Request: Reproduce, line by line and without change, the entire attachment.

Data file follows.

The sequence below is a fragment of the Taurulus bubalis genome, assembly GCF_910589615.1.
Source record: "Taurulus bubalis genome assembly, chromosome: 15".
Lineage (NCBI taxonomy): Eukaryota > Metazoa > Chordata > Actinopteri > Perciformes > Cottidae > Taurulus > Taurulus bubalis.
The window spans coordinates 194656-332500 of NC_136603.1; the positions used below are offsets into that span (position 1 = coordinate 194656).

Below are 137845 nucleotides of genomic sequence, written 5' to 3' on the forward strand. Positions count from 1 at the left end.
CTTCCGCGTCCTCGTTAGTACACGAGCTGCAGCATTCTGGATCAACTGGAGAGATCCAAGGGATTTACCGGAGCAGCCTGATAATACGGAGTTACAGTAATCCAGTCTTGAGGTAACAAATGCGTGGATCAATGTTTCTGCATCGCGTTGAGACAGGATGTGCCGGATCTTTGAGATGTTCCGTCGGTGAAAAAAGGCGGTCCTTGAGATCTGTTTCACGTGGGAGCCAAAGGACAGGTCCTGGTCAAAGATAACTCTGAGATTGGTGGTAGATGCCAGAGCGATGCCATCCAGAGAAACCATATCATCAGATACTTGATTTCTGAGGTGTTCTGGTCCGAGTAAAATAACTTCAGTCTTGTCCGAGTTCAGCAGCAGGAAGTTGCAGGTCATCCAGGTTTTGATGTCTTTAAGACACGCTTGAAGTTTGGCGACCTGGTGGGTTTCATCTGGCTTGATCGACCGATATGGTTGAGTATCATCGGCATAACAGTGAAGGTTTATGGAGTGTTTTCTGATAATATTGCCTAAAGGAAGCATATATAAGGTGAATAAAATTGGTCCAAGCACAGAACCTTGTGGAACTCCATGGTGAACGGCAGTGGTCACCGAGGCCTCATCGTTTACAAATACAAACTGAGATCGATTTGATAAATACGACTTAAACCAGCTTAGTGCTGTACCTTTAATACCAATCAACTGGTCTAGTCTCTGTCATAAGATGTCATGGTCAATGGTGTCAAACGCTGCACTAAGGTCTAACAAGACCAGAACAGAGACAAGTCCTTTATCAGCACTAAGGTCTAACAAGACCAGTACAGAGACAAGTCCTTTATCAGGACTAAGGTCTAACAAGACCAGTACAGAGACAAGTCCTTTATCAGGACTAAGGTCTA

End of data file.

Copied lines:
The sequence below is a fragment of the Taurulus bubalis genome, assembly GCF_910589615.1.
Source record: "Taurulus bubalis genome assembly, chromosome: 15".
Lineage (NCBI taxonomy): Eukaryota > Metazoa > Chordata > Actinopteri > Perciformes > Cottidae > Taurulus > Taurulus bubalis.
The window spans coordinates 194656-332500 of NC_136603.1; the positions used below are offsets into that span (position 1 = coordinate 194656).

Below are 137845 nucleotides of genomic sequence, written 5' to 3' on the forward strand. Positions count from 1 at the left end.
CTTCCGCGTCCTCGTTAGTACACGAGCTGCAGCATTCTGGATCAACTGGAGAGATCCAAGGGATTTACCGGAGCAGCCTGATAATACGGAGTTACAGTAATCCAGTCTTGAGGTAACAAATGCGTGGATCAATGTTTCTGCATCGCGTTGAGACAGGATGTGCCGGATCTTTGAGATGTTCCGTCGGTGAAAAAAGGCGGTCCTTGAGATCTGTTTCACGTGGGAGCCAAAGGACAGGTCCTGGTCAAAGATAACTCTGAGATTGGTGGTAGATGCCAGAGCGATGCCATCCAGAGAAACCATATCATCAGATACTTGATTTCTGAGGTGTTCTGGTCCGAGTAAAATAACTTCAGTCTTGTCCGAGTTCAGCAGCAGGAAGTTGCAGGTCATCCAGGTTTTGATGTCTTTAAGACACGCTTGAAGTTTGGCGACCTGGTGGGTTTCATCTGGCTTGATCGACCGATATGGTTGAGTATCATCGGCATAACAGTGAAGGTTTATGGAGTGTTTTCTGATAATATTGCCTAAAGGAAGCATATATAAGGTGAATAAAATTGGTCCAAGCACAGAACCTTGTGGAACTCCATGGTGAACGGCAGTGGTCACCGAGGCCTCATCGTTTACAAATACAAACTGAGATCGATTTGATAAATACGACTTAAACCAGCTTAGTGCTGTACCTTTAATACCAATCAACTGGTCTAGTCTCTGTCATAAGATGTCATGGTCAATGGTGTCAAACGCTGCACTAAGGTCTAACAAGACCAGAACAGAGACAAGTCCTTTATCAGCACTAAGGTCTAACAAGACCAGTACAGAGACAAGTCCTTTATCAGGACTAAGGTCTAACAAGACCAGTACAGAGACAAGTCCTTTATCAGGACTAAGGTCTA